Moving to the Other Side of the World, Part 2: Relocating to Australia
As I mentioned earlier this week, moving to Australia seems to be much easier than moving to France. However, I moved to France to work temporarily through the Teaching Assistant Program in 2006 and I am going to Australia as a PhD student, so the comparisons aren’t exact. Nevertheless, here are my experiences:
Visa: Luckily I was able to mail my application and passport to the consulate in Chicago; however, shortly afterwards they changed the procedure and now require you to go there in person to apply. Depending on how far away you live from your consulate (poor Alaskans & Hawaiians have to fly to San Francisco), it can be quite expensive. Receiving my visa by mail probably took 2-3 weeks. Within three months of arriving in France, I had to go to the préfecture to apply for my residency card (carte de séjour), which I had to renew every year with the same stack of paperwork, for 70€, then 110€, then 85€ (the price keeps changing!) Nowadays, most long-stay visas for France don’t expire for a year, but after that you still need to go to the préfecture to ask for a carte de séjour and renew it every year. Depending on what type of visa you have, you could end up paying anything from nothing to 340€ for your first carte de séjour, and the yearly renewal for most types currently costs 85€.
Housing: I had a string of bad luck trying to contact my school, so I had no idea if they had housing available or would help me find a place to live or not. I ended up arriving in France homeless and spent the first 5 nights sleeping on a couch. It was a very stressful time. I assumed that the program would try to help the assistants find housing, especially since many of us had never lived abroad before and did not speak French all that well, but I was wrong. Even our three day orientation in the mountains was completely useless to me (they did not help us with regards to housing, bank accounts, cell phones, etc.) and I was still homeless at the end of it. Plus I did not know how I could pay rent or the security deposit without a bank account, except for carrying around large amounts of cash, which I was not ok with. But opening an account took more time than I thought because…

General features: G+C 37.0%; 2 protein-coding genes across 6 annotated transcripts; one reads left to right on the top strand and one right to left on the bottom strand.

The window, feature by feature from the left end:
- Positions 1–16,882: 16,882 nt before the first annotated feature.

Bank account: France does not allow you to open a bank account without proof of a French address. I had to make an appointment (for three days later) to open an account because it was not possible to do it immediately, and provide several justificatifs of my identity and address in France. Luckily by the day of the appointment, I had started renting a room in a woman’s apartment and she provided the documents for the proof of address.
I did finally get in touch with the people at my school and they helped me buy a cell phone (which in itself was another long, slow process even though I just wanted a cheap pay as you go phone), and after the first few stressful weeks, everything else was fine. The housing and bank issues were the worst, so I was pleasantly surprised to find out that Australia would not be the same.
Visa: I applied online and received it in three days. No need to visit a consulate or mail my passport anywhere. Everything was electronic. It is good until late 2015 provided that I continue to do my PhD. The fee was $550 AUD but I do not need to renew it every year or change it into a residency card.
Housing: I contacted student living and asked if they had apartments on/near campus available in July. Within a few days, I had a furnished 2 bedroom apartment reserved. (FYI: you don’t always have to be a student to live in an apartment managed by student living.) I had to transfer the first two weeks’ rent as a deposit to reserve (I used XE Trade), and I just need to sign the lease and give them a bank check for the security deposit when I arrive (sorry, cheque for the bond), which I will be able to get easily because…
Bank account: Many Australian banks allow you to open an account online with your current address and transfer money into it up to an entire year before you are scheduled to move to Australia. Then you just need to show them your passport and give them your new Australian address (even a temporary one will work) when you arrive and you can set up telephone/online banking and withdraw money immediately.
So yes, I am very happy with Australia already. Everything just seems so easy, which is often what I didn’t like about France since most things here seem unnecessarily difficult. I’ve noticed that some Americans in Australia complain about the same things that I complained about in France: stores not open long enough, everything is too expensive, the pace of life is a bit too slow, etc. Yet Australia does seem less frustrating than France (see housing and bank account above!) and hey, at least the stores are open on Sundays.
Next week I’ll update with part 3 on arriving in Australia and finishing up the banking stuff as well as buying a cell/mobile phone. Later in July I’ll post about the cost of living and how much I’ll be paying for everything (my lease doesn’t start until July 15 so I’ll be staying with a friend until then), to compare it with my situation in France that I posted about last November.